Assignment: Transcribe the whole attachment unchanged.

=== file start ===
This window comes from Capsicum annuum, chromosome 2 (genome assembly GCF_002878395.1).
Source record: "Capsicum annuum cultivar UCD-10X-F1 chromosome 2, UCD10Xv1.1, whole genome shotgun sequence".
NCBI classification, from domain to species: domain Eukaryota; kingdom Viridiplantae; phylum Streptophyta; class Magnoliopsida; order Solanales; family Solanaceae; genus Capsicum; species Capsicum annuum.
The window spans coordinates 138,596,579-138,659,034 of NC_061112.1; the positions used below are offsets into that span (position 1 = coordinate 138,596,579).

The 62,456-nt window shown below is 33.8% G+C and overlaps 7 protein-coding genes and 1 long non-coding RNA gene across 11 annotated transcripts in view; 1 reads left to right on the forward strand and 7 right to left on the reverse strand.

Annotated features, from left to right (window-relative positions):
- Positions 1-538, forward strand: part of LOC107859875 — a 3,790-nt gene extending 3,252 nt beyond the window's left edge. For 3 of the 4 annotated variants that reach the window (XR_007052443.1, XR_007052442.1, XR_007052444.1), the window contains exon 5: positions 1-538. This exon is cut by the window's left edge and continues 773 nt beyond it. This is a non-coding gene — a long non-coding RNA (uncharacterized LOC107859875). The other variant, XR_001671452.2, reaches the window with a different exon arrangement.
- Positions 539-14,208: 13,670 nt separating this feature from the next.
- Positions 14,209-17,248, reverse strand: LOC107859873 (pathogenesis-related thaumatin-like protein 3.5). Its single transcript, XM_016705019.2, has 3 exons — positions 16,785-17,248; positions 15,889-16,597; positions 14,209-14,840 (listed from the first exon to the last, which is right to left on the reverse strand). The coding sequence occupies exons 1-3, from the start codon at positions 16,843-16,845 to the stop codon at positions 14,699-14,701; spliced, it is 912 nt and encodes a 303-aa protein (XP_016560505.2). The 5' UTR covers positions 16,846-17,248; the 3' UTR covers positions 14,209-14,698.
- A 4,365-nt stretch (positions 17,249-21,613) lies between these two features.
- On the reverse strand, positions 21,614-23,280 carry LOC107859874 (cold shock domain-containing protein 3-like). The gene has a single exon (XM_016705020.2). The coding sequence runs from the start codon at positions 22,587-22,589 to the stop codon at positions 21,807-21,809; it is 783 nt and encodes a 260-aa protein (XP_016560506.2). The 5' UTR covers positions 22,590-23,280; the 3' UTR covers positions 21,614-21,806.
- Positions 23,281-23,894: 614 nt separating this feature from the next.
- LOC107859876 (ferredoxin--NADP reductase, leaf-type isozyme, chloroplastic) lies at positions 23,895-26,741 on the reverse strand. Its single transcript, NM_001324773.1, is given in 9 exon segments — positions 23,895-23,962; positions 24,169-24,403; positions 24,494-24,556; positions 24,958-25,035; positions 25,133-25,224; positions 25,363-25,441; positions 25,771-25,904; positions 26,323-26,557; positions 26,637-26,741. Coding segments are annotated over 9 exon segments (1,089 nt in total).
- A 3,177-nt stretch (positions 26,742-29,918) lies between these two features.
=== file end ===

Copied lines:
This window comes from Capsicum annuum, chromosome 2 (genome assembly GCF_002878395.1).
Source record: "Capsicum annuum cultivar UCD-10X-F1 chromosome 2, UCD10Xv1.1, whole genome shotgun sequence".
NCBI classification, from domain to species: domain Eukaryota; kingdom Viridiplantae; phylum Streptophyta; class Magnoliopsida; order Solanales; family Solanaceae; genus Capsicum; species Capsicum annuum.
The window spans coordinates 138,596,579-138,659,034 of NC_061112.1; the positions used below are offsets into that span (position 1 = coordinate 138,596,579).

The 62,456-nt window shown below is 33.8% G+C and overlaps 7 protein-coding genes and 1 long non-coding RNA gene across 11 annotated transcripts in view; 1 reads left to right on the forward strand and 7 right to left on the reverse strand.

Annotated features, from left to right (window-relative positions):
- Positions 1-538, forward strand: part of LOC107859875 — a 3,790-nt gene extending 3,252 nt beyond the window's left edge. For 3 of the 4 annotated variants that reach the window (XR_007052443.1, XR_007052442.1, XR_007052444.1), the window contains exon 5: positions 1-538. This exon is cut by the window's left edge and continues 773 nt beyond it. This is a non-coding gene — a long non-coding RNA (uncharacterized LOC107859875). The other variant, XR_001671452.2, reaches the window with a different exon arrangement.
- Positions 539-14,208: 13,670 nt separating this feature from the next.
- Positions 14,209-17,248, reverse strand: LOC107859873 (pathogenesis-related thaumatin-like protein 3.5). Its single transcript, XM_016705019.2, has 3 exons — positions 16,785-17,248; positions 15,889-16,597; positions 14,209-14,840 (listed from the first exon to the last, which is right to left on the reverse strand). The coding sequence occupies exons 1-3, from the start codon at positions 16,843-16,845 to the stop codon at positions 14,699-14,701; spliced, it is 912 nt and encodes a 303-aa protein (XP_016560505.2). The 5' UTR covers positions 16,846-17,248; the 3' UTR covers positions 14,209-14,698.
- A 4,365-nt stretch (positions 17,249-21,613) lies between these two features.
- On the reverse strand, positions 21,614-23,280 carry LOC107859874 (cold shock domain-containing protein 3-like). The gene has a single exon (XM_016705020.2). The coding sequence runs from the start codon at positions 22,587-22,589 to the stop codon at positions 21,807-21,809; it is 783 nt and encodes a 260-aa protein (XP_016560506.2). The 5' UTR covers positions 22,590-23,280; the 3' UTR covers positions 21,614-21,806.
- Positions 23,281-23,894: 614 nt separating this feature from the next.
- LOC107859876 (ferredoxin--NADP reductase, leaf-type isozyme, chloroplastic) lies at positions 23,895-26,741 on the reverse strand. Its single transcript, NM_001324773.1, is given in 9 exon segments — positions 23,895-23,962; positions 24,169-24,403; positions 24,494-24,556; positions 24,958-25,035; positions 25,133-25,224; positions 25,363-25,441; positions 25,771-25,904; positions 26,323-26,557; positions 26,637-26,741. Coding segments are annotated over 9 exon segments (1,089 nt in total).
- A 3,177-nt stretch (positions 26,742-29,918) lies between these two features.